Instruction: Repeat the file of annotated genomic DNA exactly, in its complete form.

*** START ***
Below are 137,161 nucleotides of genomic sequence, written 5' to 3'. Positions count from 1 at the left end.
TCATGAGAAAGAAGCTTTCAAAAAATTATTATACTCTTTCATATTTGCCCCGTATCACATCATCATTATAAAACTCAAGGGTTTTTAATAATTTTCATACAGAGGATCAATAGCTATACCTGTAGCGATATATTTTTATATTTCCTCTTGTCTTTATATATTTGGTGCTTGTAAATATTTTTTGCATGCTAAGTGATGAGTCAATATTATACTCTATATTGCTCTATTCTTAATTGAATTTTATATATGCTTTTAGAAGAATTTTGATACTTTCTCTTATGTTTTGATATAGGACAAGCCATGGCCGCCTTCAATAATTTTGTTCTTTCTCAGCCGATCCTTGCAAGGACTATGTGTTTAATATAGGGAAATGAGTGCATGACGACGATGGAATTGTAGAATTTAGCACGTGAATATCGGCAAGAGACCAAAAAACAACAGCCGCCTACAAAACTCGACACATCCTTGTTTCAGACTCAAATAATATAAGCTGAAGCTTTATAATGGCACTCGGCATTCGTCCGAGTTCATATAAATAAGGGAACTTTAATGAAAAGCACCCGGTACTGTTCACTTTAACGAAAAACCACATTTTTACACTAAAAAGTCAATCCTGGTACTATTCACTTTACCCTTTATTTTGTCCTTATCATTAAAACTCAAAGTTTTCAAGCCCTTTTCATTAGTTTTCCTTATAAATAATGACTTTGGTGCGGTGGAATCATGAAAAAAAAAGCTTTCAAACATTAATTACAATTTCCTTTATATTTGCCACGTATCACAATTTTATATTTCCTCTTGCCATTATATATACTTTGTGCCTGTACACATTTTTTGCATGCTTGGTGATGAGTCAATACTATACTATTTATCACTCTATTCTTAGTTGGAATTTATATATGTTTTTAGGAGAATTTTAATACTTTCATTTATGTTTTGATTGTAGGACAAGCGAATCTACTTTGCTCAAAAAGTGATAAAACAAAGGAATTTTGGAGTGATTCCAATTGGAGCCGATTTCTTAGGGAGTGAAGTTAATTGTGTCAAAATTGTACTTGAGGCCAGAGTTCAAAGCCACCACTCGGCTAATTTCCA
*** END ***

Below are 137,161 nucleotides of genomic sequence, written 5' to 3'. Positions count from 1 at the left end.
TCATGAGAAAGAAGCTTTCAAAAAATTATTATACTCTTTCATATTTGCCCCGTATCACATCATCATTATAAAACTCAAGGGTTTTTAATAATTTTCATACAGAGGATCAATAGCTATACCTGTAGCGATATATTTTTATATTTCCTCTTGTCTTTATATATTTGGTGCTTGTAAATATTTTTTGCATGCTAAGTGATGAGTCAATATTATACTCTATATTGCTCTATTCTTAATTGAATTTTATATATGCTTTTAGAAGAATTTTGATACTTTCTCTTATGTTTTGATATAGGACAAGCCATGGCCGCCTTCAATAATTTTGTTCTTTCTCAGCCGATCCTTGCAAGGACTATGTGTTTAATATAGGGAAATGAGTGCATGACGACGATGGAATTGTAGAATTTAGCACGTGAATATCGGCAAGAGACCAAAAAACAACAGCCGCCTACAAAACTCGACACATCCTTGTTTCAGACTCAAATAATATAAGCTGAAGCTTTATAATGGCACTCGGCATTCGTCCGAGTTCATATAAATAAGGGAACTTTAATGAAAAGCACCCGGTACTGTTCACTTTAACGAAAAACCACATTTTTACACTAAAAAGTCAATCCTGGTACTATTCACTTTACCCTTTATTTTGTCCTTATCATTAAAACTCAAAGTTTTCAAGCCCTTTTCATTAGTTTTCCTTATAAATAATGACTTTGGTGCGGTGGAATCATGAAAAAAAAAGCTTTCAAACATTAATTACAATTTCCTTTATATTTGCCACGTATCACAATTTTATATTTCCTCTTGCCATTATATATACTTTGTGCCTGTACACATTTTTTGCATGCTTGGTGATGAGTCAATACTATACTATTTATCACTCTATTCTTAGTTGGAATTTATATATGTTTTTAGGAGAATTTTAATACTTTCATTTATGTTTTGATTGTAGGACAAGCGAATCTACTTTGCTCAAAAAGTGATAAAACAAAGGAATTTTGGAGTGATTCCAATTGGAGCCGATTTCTTAGGGAGTGAAGTTAATTGTGTCAAAATTGTACTTGAGGCCAGAGTTCAAAGCCACCACTCGGCTAATTTCCA